Joseph Iannuzzi

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Joseph Iannuzzi, Jr., also known as "Joe Dogs", "Joe Diner" and "Joe Drywall", was a Gambino crime family associate and FBI informant whose cooperation influenced events surrounding the late 1985 assassination of Gambino family boss Paul Castellano and played an indirect, but valuable, role in the 1985 Mafia Commission Trial. Iannuzzi is the author of several books: The Mafia Cookbook,[1] Cooking on the Lam,[2] and his autobiography Joe Dogs: The Life and Crimes of a Mobster.[3]

Early years[edit]

Joseph Iannuzzi, Jr. is the son of a prominent Westchester County bookmaker and policy numbers racketeer, Joseph Iannuzzi, Sr., and his mother, Molly.[citation needed] Iannuzzi is the first cousin of restaurateur Oswaldo ("Ozzie") Carpanzano who owned "Alfredo's", a fine Italian Restaurant located in Boynton Beach, Florida. At the age of 4 or 5, Iannuzzi would accompany his father on his collection rounds. Joe Jr.'s father had many prominent customers, some of them were Jack Benny, Eddie Anderson who co-starred on The Jack Benny Show. Joe Jr. met the famous cowboy star Tom Mix and even posed on his horse for a photograph in 1935. Tom Mix would give Joe Jr. a silver dollar on almost every visit. Iannuzzi would also visit the Tonawanda Reservation in Harrison, New York on a weekly basis. The Native Americans on the reservation would give Joe Jr. Indian Head Pennies.

Iannuzzi's first encounter with the law was at the age of 14.[citation needed] He belonged to a gang called the "Night Raiders". His known cohorts were: Perkie DiLeo, Bob Slater, and George Vigilotti,

In 1945, Iannuzzi's parents divorced, and his mother Molly soon remarried to a man of Irish descent named Edward Muller. Iannuzzi and his stepfather did not get along, so at the age of 14 hitchhiked his way to Hollywood, California. Although he found employment paining mailboxes, he remained homeless and slept in parked cars or on park benches. Finally, he was found by a police officer and returned his mother in New York. Iannuzzi stayed home for almost a year, and then enlisted in the U.S. Army by forging both of his parent's signatures on the U.S. Army application.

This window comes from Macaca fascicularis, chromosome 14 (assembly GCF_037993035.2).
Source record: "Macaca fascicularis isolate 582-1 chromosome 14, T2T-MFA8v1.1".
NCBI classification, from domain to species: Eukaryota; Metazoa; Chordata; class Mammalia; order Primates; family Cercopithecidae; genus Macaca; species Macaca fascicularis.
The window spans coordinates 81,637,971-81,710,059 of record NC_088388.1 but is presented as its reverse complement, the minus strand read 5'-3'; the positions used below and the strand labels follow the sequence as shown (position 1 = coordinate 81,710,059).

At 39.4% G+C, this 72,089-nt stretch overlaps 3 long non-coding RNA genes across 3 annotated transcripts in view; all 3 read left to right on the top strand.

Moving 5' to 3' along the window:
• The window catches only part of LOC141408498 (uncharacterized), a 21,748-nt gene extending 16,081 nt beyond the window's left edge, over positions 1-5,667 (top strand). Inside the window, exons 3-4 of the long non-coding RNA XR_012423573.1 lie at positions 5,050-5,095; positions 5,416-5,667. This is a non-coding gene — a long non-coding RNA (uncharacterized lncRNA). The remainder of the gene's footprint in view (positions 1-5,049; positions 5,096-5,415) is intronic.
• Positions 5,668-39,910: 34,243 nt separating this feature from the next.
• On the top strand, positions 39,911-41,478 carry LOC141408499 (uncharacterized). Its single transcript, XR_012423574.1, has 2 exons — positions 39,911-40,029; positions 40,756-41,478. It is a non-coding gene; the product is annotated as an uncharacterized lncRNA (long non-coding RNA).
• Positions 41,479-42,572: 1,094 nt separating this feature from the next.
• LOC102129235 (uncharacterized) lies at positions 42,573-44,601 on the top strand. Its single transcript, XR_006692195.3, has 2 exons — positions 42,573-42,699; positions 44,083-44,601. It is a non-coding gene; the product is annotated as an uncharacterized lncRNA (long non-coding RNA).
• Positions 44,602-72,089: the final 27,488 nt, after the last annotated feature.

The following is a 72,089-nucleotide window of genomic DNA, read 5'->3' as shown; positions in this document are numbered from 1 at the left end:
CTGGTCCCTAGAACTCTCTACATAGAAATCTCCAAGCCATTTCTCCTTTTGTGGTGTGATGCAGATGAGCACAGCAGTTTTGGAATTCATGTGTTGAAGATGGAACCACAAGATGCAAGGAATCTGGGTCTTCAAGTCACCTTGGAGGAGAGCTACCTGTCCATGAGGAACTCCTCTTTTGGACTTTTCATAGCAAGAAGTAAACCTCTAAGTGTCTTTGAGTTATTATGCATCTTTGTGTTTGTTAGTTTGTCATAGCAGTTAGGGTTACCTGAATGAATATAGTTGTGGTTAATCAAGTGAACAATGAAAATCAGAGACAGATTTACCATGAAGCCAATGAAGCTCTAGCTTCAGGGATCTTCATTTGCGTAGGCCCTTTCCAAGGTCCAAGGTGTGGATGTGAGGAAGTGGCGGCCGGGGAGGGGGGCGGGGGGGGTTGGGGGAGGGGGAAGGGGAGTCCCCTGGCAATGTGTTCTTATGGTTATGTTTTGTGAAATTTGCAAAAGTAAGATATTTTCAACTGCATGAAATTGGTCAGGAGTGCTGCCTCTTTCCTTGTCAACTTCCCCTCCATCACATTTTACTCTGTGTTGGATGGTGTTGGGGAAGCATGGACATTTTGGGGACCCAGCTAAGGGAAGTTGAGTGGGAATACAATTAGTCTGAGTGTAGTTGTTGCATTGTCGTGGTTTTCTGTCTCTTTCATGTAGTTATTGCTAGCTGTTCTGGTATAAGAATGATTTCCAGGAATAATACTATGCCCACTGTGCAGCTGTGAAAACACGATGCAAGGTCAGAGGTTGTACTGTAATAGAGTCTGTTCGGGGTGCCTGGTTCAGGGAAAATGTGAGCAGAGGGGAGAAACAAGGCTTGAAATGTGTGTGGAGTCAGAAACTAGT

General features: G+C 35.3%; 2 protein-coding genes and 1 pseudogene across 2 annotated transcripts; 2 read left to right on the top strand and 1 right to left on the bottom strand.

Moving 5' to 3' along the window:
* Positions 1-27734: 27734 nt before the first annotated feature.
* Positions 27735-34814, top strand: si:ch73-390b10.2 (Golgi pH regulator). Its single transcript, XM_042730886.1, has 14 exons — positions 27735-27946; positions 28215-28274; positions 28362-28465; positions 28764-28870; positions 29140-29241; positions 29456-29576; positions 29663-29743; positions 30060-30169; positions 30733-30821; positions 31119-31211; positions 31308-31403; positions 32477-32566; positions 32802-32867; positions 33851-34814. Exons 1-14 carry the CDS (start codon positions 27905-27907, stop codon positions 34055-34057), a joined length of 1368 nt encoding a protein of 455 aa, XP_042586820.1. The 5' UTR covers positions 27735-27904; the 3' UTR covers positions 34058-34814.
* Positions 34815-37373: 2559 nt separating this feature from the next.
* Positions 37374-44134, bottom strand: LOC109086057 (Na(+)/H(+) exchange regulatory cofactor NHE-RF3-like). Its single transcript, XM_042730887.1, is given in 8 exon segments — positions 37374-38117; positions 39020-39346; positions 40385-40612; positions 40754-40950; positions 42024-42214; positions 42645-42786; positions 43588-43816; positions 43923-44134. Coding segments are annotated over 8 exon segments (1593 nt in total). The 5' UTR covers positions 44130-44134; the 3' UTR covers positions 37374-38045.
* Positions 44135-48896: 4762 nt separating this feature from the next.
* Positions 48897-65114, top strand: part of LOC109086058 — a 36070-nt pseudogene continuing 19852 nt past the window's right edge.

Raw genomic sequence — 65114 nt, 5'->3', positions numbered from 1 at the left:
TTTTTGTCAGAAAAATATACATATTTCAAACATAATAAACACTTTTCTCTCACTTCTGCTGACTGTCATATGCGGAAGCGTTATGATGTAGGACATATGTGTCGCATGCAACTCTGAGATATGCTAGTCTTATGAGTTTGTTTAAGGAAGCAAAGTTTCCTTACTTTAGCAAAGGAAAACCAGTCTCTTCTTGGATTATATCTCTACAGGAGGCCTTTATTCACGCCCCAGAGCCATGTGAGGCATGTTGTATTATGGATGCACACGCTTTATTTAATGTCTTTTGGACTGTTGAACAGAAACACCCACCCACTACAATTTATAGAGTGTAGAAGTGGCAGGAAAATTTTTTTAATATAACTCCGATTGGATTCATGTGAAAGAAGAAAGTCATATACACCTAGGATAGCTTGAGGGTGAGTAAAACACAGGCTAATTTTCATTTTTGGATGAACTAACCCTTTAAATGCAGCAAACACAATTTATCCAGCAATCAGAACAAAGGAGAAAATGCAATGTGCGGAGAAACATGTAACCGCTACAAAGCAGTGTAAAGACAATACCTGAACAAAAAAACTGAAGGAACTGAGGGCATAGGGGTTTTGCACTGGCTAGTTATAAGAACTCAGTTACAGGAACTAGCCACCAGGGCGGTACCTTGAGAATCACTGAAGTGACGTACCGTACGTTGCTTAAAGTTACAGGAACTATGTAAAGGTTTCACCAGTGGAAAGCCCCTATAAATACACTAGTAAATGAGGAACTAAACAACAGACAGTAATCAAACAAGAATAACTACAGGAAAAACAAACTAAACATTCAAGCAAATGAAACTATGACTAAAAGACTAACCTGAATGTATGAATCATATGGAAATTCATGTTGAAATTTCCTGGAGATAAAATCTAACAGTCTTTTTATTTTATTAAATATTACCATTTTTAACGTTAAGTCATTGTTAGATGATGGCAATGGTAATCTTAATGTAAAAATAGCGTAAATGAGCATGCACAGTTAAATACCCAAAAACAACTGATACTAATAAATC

Military career[edit]

Iannuzzi enlisted in the U.S. Army in September 1948 and served in the Korean War. During the war, Iannuzzi was wounded twice, and received two purple hearts. The Army was tough for him, as he had to learn discipline. Iannuzzi was interested in boxing, and joined the Army boxing team to get out of doing K.P. and other duties. He was an exceptional boxer, and was soon able to attain the rank of Corporal while at Fort Benning, Georgia. This was short-lived, however, as Iannuzzi was reduced in rank to Private because he was caught forging his name on a boxing license in Columbus, Georgia. Iannuzzi was arrested by the Military Police during the second or third round of his third fight.[citation needed] Iannuzzi was Honorably Discharged in October, 1951 after serving over three years. Once discharged, Iannuzzi easily resumed his criminal career.

Back on the Streets[edit]